In the next step, the data were extracted out of the full-text of the included articles. This data included the first author’s name, the year of publication, and the first author’s country, the geographical scope, site selection criteria and the method of study. The references of selected articles was hand searched. Finally, the extracted site selection criteria were categorized through a focus group discussion by the expert team which has been described above already. The final results were sent to the expert team for confirmation through e-mails.
A 9-question checklist was produced to assess the quality of the retrieved publications by authors (Table 3). The Quality-related questions investigated the following components: number of applied criteria for HSS, categorization of the applied criteria (Yes or No), source of applied criteria (i.e. the authors themselves, experts idea or review of literature) , GIS based method (Yes or No), explanation of why the analysis method was used (Yes or No), description of the candidate regions for HSS (Yes or No), number of candidate regions for HSS (i.e. the number of regions or a countless sites), discussion about the limitation (Yes or No), and discussion about the generalizability of the study (Yes or No).
The checklist was filled out by two assessors independently (MJM and BR) and “AA” adjudicated when there was disagreement.
In the first step 41 studies were retrieved through the bibliographic search. After removing seven irrelevant and nine duplicates, 25 were remained. Sifting process left 15 eligible studies that were published up to the end of December 2015, 2 of them were identified from hand searching of references of included articles. Figure 1 illustrates the related PRISMA flow diagram. The result of quality assessment is summarized in Supporting Information file, S1 Table.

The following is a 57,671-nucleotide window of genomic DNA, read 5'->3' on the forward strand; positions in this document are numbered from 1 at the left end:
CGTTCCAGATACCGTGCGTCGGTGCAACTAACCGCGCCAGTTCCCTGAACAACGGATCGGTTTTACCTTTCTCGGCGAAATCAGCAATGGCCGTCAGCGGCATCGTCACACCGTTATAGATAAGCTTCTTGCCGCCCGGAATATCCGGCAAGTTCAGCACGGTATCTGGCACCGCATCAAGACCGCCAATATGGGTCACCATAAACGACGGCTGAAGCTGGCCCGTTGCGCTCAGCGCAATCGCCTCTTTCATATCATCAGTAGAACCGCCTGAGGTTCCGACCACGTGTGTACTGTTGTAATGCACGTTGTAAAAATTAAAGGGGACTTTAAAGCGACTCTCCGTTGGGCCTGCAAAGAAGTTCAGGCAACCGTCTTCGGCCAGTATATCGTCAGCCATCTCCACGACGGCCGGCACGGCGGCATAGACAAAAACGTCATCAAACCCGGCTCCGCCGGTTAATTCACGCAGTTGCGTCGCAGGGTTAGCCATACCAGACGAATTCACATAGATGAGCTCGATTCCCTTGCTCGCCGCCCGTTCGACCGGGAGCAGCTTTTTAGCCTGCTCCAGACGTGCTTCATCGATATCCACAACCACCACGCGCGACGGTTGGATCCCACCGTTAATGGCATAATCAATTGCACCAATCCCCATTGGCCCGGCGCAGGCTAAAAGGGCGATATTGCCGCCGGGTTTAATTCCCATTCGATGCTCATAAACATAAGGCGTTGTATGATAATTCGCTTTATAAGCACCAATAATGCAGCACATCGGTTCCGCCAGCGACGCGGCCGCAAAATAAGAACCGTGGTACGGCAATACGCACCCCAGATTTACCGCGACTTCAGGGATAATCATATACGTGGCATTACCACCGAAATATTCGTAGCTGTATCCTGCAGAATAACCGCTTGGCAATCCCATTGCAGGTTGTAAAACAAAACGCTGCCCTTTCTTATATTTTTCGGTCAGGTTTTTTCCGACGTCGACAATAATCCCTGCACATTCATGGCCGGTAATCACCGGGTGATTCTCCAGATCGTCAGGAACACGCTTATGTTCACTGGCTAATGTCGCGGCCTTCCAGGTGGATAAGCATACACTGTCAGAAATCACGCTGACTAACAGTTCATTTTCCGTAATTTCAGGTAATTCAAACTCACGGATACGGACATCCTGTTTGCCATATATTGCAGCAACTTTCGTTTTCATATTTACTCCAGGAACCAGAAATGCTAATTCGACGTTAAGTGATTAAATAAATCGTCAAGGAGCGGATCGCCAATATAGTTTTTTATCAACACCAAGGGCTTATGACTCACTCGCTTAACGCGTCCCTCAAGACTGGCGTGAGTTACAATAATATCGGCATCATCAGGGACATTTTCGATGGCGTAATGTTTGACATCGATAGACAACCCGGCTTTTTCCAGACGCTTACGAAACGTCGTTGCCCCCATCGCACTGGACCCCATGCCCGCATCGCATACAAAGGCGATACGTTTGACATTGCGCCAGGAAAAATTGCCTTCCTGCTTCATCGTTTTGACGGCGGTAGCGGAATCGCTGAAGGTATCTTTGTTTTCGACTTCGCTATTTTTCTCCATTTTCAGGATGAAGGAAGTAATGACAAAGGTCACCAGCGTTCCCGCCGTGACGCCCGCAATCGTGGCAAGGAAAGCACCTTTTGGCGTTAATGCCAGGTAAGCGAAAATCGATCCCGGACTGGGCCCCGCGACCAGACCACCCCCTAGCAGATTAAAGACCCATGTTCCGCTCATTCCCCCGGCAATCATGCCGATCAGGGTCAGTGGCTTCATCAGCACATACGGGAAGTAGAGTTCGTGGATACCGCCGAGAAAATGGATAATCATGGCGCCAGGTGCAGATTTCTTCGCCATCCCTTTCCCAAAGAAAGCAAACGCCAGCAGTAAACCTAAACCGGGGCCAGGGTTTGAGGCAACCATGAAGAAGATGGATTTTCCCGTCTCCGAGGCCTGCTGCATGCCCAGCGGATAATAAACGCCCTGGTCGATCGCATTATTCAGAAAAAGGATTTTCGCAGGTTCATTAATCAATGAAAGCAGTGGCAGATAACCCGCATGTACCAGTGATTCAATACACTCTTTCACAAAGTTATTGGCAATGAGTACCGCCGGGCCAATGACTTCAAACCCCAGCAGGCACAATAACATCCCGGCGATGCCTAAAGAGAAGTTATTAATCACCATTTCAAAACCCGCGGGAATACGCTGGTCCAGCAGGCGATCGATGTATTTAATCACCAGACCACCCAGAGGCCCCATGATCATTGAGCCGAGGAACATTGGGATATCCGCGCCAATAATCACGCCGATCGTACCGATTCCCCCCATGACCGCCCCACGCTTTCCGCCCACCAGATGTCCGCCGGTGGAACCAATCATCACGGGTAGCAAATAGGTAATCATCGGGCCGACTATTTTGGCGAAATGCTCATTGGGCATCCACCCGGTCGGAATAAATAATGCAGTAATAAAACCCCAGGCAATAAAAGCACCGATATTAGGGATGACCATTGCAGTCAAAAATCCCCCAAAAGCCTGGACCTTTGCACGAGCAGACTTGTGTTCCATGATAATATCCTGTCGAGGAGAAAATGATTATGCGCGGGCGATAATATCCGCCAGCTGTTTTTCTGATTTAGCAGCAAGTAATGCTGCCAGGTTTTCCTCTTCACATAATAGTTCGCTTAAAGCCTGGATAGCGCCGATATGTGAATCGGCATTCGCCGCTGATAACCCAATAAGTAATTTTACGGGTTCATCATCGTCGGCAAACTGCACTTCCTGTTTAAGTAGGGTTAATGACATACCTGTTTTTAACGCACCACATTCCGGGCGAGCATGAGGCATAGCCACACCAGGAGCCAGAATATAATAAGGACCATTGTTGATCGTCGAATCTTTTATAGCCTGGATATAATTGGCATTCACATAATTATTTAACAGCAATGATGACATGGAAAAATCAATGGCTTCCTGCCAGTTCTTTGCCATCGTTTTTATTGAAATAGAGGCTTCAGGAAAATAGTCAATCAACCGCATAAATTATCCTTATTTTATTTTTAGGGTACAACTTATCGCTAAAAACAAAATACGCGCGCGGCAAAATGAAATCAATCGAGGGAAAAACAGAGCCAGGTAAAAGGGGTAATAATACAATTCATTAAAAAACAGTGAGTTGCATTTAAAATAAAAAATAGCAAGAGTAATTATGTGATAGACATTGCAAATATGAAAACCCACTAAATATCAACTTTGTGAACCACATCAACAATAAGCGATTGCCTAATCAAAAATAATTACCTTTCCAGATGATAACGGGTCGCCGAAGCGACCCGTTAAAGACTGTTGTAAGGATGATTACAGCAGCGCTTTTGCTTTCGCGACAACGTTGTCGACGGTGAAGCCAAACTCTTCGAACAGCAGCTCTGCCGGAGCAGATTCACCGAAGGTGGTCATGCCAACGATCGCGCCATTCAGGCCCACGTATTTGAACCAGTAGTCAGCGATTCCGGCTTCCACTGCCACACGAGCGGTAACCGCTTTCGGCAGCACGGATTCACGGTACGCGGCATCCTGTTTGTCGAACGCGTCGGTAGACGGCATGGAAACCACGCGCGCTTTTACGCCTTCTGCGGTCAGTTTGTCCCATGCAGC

Table 1 summarizes the main results of the present study. The first article was published in 199517. The maximum number of articles were published in 2013, i.e., 6 articles. The total number of authors of the included articles was 38 (2.7 authors per article, in average). The first/corresponding authors were affiliated with different universities; among these, only K.N.Toosi University of Technology (in Iran) was associated with two publications2,18.
HSS studies performed in China were 2, Iran (5), USA (2), Taiwan (2), Tunisia, South Africa, Israel and Bangladesh (1). Regarding the geographical scope, three studies were performed at the provincial or state level, two at the country level, five at the city level, and five at a district of a city.
With regard to the methodology, 10 articles used Geographical Information System (GIS), 5 studies applied AHP, and one used fuzzy AHP for site selection19. One study combined the AHP with the Ordinary Least Squares (OLS) method18 while another one combined AHP with the Rank Order Method (ROM)20. Other models that were used included mathematical modeling, Belief-Desire-Intention (BDI)2, Technique for Order of Preference by Similarity to Ideal Solution TOPSIS1, goal programming11, fuzzy Analytical Network Process (ANP)7, and travel-time methodology21.
Through a focus group discussion, with the above described expert team, all 39 HSS criteria were classified into six main groups namely cost, demand, environmental, administrative, disaster risk, and other concerns. The application percentage of each of these groups was 100, 93.3, 53.3, 33.3, 20.0, and 13.3 respectively (Figure 2).